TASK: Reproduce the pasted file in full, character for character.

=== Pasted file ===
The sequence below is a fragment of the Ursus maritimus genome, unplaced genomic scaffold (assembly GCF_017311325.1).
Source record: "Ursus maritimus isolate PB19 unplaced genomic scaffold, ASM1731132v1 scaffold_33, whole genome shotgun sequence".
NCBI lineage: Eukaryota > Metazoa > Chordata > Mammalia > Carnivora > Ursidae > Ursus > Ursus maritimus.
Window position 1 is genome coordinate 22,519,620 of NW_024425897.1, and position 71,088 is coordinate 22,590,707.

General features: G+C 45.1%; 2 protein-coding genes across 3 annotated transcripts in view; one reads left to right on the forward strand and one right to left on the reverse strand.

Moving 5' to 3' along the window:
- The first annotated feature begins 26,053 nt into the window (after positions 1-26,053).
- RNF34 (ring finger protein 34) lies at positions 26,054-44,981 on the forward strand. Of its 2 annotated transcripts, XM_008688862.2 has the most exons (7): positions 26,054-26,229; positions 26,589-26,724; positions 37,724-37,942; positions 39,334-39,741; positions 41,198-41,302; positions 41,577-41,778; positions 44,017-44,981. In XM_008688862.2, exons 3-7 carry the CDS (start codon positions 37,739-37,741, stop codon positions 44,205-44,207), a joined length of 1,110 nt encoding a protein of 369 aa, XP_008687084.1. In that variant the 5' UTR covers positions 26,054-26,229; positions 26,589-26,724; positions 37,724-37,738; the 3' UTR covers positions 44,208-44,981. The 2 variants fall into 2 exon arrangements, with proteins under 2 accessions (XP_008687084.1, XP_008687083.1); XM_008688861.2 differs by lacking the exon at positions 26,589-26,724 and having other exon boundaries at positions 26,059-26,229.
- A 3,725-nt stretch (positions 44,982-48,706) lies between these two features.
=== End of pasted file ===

The sequence below is a fragment of the Ursus maritimus genome, unplaced genomic scaffold (assembly GCF_017311325.1).
Source record: "Ursus maritimus isolate PB19 unplaced genomic scaffold, ASM1731132v1 scaffold_33, whole genome shotgun sequence".
NCBI lineage: Eukaryota > Metazoa > Chordata > Mammalia > Carnivora > Ursidae > Ursus > Ursus maritimus.
Window position 1 is genome coordinate 22,519,620 of NW_024425897.1, and position 71,088 is coordinate 22,590,707.

General features: G+C 45.1%; 2 protein-coding genes across 3 annotated transcripts in view; one reads left to right on the forward strand and one right to left on the reverse strand.

Moving 5' to 3' along the window:
- The first annotated feature begins 26,053 nt into the window (after positions 1-26,053).
- RNF34 (ring finger protein 34) lies at positions 26,054-44,981 on the forward strand. Of its 2 annotated transcripts, XM_008688862.2 has the most exons (7): positions 26,054-26,229; positions 26,589-26,724; positions 37,724-37,942; positions 39,334-39,741; positions 41,198-41,302; positions 41,577-41,778; positions 44,017-44,981. In XM_008688862.2, exons 3-7 carry the CDS (start codon positions 37,739-37,741, stop codon positions 44,205-44,207), a joined length of 1,110 nt encoding a protein of 369 aa, XP_008687084.1. In that variant the 5' UTR covers positions 26,054-26,229; positions 26,589-26,724; positions 37,724-37,738; the 3' UTR covers positions 44,208-44,981. The 2 variants fall into 2 exon arrangements, with proteins under 2 accessions (XP_008687084.1, XP_008687083.1); XM_008688861.2 differs by lacking the exon at positions 26,589-26,724 and having other exon boundaries at positions 26,059-26,229.
- A 3,725-nt stretch (positions 44,982-48,706) lies between these two features.